Cougar players, coaches and fans are hoping it wasn’t their only game of the season.
Escalon Unified School District officials are hoping the quarantine will do its job.
Following the first game of the season on Friday night, March 19 in Oakdale, several players from the varsity football team for Escalon tested positive for COVID-19, forcing a quarantine of the team and a couple of coaches who are also teachers within the school district.
The quarantine announcement for the varsity came on Friday morning, March 26; the JV and freshman teams had been quarantined a couple of days before, putting a hold on their contests for the next couple of weeks.
District Superintendent Ron Costa said that only three sports currently require regular COVID testing and those are three ‘high contact’ sports – football, rugby and water polo. Escalon only offers football, so the players at all three levels had been undergoing regular testing.
“The JV and freshmen had the first case and the county considers it an ‘outbreak’ if you have at least three people in a cohort testing positive,” Costa said.
Soon after the quarantine announcement for freshman and JV, word came in that some varsity players had also tested positive in their regular testing last week, after playing in their first game.
“The county told us we needed to quarantine that whole cohort, 10 days, no school, no practice, no football,” Costa said of the initial JV/frosh ‘outbreak’ and then also called for the varsity quarantine.
Between those teams, the superintendent noted, there are about 80 players impacted. Some of them had remained on independent study so not all were on campus, but Costa said they did do the contact tracing required following an outbreak.
“Whether it be football or any sport or a classroom, when we get positive students, we contact trace,” he explained.
With social distancing measures in place on campus, he said the majority of those impacted were the players, though a few other students were also sent home for the duration of the quarantine.
“We want to keep students and staff safe,” Costa said of cooperating with the county and conducting the contact tracing and implementing the quarantine.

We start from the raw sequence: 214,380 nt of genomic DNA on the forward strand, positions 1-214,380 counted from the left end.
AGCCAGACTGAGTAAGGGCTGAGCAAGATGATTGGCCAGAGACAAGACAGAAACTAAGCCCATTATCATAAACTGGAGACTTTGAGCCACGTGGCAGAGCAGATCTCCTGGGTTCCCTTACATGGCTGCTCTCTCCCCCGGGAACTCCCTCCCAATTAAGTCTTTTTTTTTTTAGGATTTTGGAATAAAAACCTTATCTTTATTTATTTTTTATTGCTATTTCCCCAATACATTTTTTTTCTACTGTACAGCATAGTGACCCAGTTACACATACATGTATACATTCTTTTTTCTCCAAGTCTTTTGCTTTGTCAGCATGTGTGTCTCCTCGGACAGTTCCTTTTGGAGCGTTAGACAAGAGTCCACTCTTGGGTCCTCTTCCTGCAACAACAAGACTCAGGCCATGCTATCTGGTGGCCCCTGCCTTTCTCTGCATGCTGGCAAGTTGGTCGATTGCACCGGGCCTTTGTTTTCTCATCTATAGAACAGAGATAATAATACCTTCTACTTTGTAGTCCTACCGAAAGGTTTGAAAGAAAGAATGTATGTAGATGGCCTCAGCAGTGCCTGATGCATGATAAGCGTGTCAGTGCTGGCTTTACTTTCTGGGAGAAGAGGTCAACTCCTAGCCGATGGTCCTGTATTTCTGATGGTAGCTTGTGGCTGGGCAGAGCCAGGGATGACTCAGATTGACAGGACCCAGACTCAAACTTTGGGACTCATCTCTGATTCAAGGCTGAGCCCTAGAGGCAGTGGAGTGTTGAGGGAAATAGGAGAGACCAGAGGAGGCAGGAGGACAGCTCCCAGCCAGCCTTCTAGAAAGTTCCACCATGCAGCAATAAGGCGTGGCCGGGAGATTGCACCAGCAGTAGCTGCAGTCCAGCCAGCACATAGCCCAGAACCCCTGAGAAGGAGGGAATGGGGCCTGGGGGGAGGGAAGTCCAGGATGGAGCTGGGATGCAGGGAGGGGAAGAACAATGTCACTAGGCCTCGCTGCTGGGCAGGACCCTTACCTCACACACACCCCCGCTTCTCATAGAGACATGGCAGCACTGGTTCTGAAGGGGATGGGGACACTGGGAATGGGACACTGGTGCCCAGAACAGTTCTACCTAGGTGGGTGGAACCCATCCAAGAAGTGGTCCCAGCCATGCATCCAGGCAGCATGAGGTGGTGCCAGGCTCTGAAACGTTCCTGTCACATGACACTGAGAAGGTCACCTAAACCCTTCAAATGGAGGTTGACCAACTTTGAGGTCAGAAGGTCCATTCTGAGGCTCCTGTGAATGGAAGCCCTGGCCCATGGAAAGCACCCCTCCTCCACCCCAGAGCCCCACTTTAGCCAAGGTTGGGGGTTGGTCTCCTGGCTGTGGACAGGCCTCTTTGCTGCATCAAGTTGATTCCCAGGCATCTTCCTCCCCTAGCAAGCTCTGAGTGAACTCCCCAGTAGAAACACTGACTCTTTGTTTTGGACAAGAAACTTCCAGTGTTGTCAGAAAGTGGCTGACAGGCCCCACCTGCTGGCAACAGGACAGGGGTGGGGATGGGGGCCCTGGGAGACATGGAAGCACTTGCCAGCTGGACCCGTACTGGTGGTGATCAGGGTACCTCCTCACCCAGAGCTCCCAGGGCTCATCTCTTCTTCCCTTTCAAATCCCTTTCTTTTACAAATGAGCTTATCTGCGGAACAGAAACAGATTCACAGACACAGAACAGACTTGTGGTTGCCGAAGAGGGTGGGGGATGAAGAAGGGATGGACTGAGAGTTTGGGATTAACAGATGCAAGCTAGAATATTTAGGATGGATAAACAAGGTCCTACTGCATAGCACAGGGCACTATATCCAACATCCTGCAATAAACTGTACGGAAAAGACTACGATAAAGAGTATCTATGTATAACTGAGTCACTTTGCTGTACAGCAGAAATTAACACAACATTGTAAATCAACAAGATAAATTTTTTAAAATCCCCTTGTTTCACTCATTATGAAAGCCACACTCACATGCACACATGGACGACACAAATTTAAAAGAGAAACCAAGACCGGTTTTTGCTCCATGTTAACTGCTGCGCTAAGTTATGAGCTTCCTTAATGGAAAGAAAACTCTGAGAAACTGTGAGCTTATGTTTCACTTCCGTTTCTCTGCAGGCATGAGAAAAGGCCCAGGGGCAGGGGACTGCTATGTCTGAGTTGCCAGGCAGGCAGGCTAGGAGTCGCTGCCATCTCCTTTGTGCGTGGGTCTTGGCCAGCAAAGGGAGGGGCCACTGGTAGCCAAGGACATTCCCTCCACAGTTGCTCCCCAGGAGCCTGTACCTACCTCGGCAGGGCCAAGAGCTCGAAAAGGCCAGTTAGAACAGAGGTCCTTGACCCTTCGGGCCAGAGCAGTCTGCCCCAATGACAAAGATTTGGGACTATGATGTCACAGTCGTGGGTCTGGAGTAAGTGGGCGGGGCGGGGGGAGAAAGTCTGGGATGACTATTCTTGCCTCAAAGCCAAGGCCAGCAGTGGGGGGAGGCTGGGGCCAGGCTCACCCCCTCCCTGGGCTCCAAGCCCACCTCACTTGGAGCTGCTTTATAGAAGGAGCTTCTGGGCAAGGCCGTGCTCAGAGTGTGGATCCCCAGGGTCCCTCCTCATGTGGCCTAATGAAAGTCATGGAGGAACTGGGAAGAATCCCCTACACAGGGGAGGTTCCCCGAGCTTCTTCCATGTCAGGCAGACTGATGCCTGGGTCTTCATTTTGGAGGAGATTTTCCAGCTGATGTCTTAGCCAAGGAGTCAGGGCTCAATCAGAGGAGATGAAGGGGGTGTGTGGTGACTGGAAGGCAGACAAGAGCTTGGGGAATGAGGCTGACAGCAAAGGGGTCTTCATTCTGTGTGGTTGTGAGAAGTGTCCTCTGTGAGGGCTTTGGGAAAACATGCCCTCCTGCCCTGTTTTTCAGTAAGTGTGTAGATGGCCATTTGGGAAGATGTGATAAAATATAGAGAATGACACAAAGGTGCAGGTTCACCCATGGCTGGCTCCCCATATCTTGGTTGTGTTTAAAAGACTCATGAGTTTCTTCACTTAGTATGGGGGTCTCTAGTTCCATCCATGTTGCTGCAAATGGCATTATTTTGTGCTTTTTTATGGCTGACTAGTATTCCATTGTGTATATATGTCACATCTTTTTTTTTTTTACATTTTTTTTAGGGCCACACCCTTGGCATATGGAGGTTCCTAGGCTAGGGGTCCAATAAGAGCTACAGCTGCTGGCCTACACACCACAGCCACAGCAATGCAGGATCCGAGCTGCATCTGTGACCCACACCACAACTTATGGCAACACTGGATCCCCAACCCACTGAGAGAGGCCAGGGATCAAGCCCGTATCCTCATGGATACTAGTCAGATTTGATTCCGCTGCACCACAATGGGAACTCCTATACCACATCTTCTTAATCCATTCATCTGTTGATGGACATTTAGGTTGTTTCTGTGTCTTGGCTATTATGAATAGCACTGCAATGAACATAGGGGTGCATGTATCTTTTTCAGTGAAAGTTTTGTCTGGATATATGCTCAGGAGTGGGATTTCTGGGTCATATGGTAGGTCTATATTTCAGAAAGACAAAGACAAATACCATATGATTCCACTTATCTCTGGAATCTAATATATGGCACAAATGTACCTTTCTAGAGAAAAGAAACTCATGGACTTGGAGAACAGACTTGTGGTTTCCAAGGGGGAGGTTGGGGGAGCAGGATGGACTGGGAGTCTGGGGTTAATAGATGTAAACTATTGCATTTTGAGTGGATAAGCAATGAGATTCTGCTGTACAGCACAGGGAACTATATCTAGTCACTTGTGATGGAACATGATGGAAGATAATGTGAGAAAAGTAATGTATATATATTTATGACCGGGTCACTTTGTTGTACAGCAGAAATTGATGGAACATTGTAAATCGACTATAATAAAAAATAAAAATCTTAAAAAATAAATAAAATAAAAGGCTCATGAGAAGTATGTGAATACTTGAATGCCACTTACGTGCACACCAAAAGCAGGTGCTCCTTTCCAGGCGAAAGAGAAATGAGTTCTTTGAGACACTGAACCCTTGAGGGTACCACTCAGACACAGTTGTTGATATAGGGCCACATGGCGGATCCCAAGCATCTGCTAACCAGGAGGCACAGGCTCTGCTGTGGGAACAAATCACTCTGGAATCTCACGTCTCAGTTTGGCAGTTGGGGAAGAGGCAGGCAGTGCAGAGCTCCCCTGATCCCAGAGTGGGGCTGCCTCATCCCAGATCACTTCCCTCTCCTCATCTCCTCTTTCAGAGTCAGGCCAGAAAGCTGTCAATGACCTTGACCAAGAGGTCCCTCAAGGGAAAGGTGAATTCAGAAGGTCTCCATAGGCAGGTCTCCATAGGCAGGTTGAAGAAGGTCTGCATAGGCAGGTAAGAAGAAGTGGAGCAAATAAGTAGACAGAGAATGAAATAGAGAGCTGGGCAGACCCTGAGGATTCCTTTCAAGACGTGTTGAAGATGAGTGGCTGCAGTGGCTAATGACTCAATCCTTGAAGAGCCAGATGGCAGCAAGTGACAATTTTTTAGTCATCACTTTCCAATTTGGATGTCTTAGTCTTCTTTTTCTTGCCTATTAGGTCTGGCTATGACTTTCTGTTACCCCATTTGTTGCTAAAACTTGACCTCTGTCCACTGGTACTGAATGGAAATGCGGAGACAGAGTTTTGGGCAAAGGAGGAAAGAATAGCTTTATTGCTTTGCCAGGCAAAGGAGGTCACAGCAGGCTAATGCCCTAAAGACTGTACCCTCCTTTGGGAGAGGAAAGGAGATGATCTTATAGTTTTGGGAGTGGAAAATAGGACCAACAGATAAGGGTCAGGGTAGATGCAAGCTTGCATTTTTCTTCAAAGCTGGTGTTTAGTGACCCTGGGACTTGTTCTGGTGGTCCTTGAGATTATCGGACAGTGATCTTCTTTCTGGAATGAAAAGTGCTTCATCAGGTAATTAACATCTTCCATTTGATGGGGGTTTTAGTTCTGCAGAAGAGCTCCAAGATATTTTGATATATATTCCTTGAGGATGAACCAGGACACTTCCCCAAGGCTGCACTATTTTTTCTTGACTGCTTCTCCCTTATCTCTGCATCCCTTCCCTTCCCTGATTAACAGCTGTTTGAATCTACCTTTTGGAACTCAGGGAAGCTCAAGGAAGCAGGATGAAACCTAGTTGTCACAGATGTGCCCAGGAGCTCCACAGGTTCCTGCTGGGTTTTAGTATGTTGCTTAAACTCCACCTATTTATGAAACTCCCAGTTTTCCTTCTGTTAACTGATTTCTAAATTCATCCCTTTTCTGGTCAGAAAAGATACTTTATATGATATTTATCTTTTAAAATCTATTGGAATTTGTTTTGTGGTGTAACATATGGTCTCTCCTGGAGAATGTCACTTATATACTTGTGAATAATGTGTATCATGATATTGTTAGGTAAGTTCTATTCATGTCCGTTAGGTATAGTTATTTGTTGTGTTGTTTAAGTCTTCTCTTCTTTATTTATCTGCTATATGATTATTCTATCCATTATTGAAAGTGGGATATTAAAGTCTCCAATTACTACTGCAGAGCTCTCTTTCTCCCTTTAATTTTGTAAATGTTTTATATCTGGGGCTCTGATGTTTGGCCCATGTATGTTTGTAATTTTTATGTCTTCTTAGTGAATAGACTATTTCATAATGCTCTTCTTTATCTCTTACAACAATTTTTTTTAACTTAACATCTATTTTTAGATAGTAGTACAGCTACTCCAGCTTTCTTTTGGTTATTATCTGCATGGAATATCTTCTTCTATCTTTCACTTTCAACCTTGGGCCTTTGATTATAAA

Games originally scheduled for this week have been called off; the varsity hopes to get declared COVID free in time to prepare for and play a scheduled Friday, April 9 game at home against Ripon.
But, said Costa, only time will tell.
“They can’t play or practice until they get tested,” he said, adding that there won’t be any testing done this week because the teams are already quarantined.
Varsity head football coach Andrew Beam said it is a tough situation all the way around.
“You just feel for the kids,” he admitted. “It’s a very helpless feeling … we don’t get to come back to school or practice until April 5.”
That April 5 date would be the earliest date, depending on the outcome of future tests.
Beam added that even though there were positive tests this past week, the students were asymptomatic and were taken by surprise when they got the news that they would be quarantined.
He said it is a scramble right now to try and make sure the freshman team can get on the field to play a game this season and they are also trying to fill in gaps for the JV team. The varsity missed a game at home against Amador this past Friday, March 26 and also will not play this week’s game, originally scheduled at Kimball. Their best hope, Beam said, is to get a clean bill of health when the next round of tests is administered, with the goal of being cleared to play on April 9.
“That would be at home against Ripon so we hope that’s a big motivator,” he said of students staying in quarantine and following all guidelines. “They’ve showed a lot of perseverance so far; we’ll just keep putting one foot in front of the other.”
Meanwhile, Costa said the volleyball team, which cleared COVID tests last week, is able to practice and spring sports such as baseball and softball can begin their outdoor seasons as well.
And ultimately, whether sports seasons are put on hold, Costa said the overall goal for the district remains the same.
“Bottom line, we’re here to educate kids,” he said.